Dissemination:

Conferences:
- Poliseli, F. H., Hernandez, M., Guamis, B. and Ferragut, V. (2009). An approach to sterilization of soymilk by ultra high-pressure homogenization. EFFoST "The European Federation of Food Science & Technology". Budapest, Hungary. 11-13 November.
- Ferragut, V.; Hernandez-Herrero, M.; Poliseli, F.; Valencia, D.; Guamis, B. (2011). Ultra High Pressure Homogenization (UHPH) treatment of vegetable milks. 11 th International Congress on Engineering of Food. Athens, Greece. May 22-26.
- Valencia, D., Poliseli, F., Hernandez-Herrero, M., Guamis, B., Ferragut, V. (2011). Influencia de la adición de lecitina en el tamaño de partícula de licuado de almendra tratado por ultra alta presión de homogeneización (UHPH); VI Congreso Nacional de Ciencia y Tecnología de los Alimentos. Valencia, Spain. 8-10 June.
- Poliseli, F.; Valencia, D.; Hernandez-Herrero, M.; Guamis, B.; Ferragut, V. (2011). Shelf life of refrigerated Ultra High Pressure Homogenizad-treated vegetable beverages. 2nd International ISEKY_Food Conference. Bridging Training and Research for Industry and the Wider Community. Milan, Italy. 31 August-3 September.

Publications - Abstracts:
- Poliseli, F. H., Hernández, M., Guamis, B. and Ferragut, V. (2009). An approach to sterilization of soymilk by ultra high-pressure homogenization. EFFoST "The European Federation of Food Science & Technology". Budapest, Hungary. 11-13 November.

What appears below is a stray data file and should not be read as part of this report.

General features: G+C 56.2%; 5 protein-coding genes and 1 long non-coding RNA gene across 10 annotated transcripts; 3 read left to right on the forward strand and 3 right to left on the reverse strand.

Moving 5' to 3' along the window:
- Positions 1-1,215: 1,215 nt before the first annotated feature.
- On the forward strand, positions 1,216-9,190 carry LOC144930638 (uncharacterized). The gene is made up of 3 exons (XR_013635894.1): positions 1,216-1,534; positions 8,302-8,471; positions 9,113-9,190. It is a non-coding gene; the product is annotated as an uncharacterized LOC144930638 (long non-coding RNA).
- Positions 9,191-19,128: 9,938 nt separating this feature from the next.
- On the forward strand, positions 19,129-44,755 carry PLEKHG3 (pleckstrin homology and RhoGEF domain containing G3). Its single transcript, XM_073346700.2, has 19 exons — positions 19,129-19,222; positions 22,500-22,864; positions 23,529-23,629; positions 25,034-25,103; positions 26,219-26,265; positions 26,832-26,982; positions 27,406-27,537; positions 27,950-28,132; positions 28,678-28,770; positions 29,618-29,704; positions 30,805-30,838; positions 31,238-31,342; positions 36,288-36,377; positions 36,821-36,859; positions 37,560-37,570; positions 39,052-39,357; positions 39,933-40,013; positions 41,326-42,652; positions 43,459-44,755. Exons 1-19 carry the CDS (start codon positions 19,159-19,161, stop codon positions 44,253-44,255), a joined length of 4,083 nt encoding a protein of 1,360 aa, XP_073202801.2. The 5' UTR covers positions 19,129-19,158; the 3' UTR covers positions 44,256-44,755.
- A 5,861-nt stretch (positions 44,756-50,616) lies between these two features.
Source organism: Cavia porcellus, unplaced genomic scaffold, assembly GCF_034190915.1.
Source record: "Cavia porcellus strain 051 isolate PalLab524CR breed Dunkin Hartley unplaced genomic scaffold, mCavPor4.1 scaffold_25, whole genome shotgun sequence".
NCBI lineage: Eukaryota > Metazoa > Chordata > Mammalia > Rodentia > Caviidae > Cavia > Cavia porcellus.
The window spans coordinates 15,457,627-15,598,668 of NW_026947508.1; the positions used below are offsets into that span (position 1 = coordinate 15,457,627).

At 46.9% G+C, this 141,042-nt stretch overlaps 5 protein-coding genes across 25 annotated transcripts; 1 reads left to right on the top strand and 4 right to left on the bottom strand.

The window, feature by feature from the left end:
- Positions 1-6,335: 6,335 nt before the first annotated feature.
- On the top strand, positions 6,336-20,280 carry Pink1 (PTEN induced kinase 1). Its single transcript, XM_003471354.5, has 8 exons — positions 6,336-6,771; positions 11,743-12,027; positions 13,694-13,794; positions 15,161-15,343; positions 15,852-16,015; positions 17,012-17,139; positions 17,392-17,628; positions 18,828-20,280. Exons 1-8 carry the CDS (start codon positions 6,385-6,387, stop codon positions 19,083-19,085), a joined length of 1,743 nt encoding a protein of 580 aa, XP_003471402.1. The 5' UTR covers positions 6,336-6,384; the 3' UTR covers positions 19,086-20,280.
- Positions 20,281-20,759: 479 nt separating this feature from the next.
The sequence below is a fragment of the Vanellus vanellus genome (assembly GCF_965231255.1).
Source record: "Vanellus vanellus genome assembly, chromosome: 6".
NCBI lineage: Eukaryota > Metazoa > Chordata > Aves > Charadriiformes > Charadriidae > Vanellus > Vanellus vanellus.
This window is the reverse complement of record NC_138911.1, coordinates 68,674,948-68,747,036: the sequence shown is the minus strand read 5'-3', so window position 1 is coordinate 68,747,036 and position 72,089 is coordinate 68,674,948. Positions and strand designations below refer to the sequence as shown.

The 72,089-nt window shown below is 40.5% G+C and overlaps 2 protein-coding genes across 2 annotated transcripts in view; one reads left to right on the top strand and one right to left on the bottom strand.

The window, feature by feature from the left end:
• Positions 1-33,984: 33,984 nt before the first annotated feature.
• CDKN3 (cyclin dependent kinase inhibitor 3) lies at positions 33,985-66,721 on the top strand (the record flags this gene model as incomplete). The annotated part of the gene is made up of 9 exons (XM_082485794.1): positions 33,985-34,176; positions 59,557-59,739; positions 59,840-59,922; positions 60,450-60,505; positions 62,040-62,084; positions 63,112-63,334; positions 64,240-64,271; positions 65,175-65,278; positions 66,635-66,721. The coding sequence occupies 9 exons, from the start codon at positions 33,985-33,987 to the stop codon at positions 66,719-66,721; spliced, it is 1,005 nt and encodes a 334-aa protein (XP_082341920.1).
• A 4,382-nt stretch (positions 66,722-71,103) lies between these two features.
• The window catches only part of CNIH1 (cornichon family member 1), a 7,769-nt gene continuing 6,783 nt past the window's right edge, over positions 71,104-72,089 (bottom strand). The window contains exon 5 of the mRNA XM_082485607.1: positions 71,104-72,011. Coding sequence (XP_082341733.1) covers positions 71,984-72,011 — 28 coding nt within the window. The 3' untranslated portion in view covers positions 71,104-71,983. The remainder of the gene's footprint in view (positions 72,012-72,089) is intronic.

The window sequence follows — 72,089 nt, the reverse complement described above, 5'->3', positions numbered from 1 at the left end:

- Ferragut, V.; Hernández-Herrero, M.; Poliseli, F.; Valencia, D.; Guamis, B. (2011). Ultra High Pressure Homogenization (UHPH) treatment of vegetable milks. 11 th International Congress on Engineering of Food. Athens, Greece. May 22-26.
- Poliseli, F.; Valencia, D.; Hernandez-Herrero, M.; Guamis, B.; Ferragut, V. (2011). Shelf life of refrigerated Ultra High Pressure Homogenizad-treated vegetable beverages. 2nd International ISEKY_Food Conference. Bridging Training and Research for Industry and the Wider Community. Milan, Italy. 31 August-3 September.

EXPLOITABLE RESULTS OBTAINED DURING THE PROJECT: Formulation improvement of beverages with high-nutrionally added-value targeted to specific consumer needs and improved stability at ambient or cold temperature or low levels of preservative agents or reduced potential allergenicity. UHPH treatment exerts sporicidal effects at inlet temperatures of 75 °C and specially 85 °C, when the maximal temperature achieved after valve was around 136 °C with a retention time of less than0.3 s, resulting in a minimal heat damage, respect to the usual UHT treatments applied in food processing.

In the case of almond milk, UHPH treatments were effective in reducing completely the counts of Enterobacteriaceae, Micrococaceaes and molds & yeast. However, with soy milk, UHPH at 200 MPa resulted in growth of Bacillus cereus.

UHPH treated almond milk samples showed higher stability than conventional treatments such as pasteurization and ultra-high temperature treatment by inhibiting both creaming and spontaneous sedimentation.

E. POTENTIAL IMPACT UHPH EMULSIONS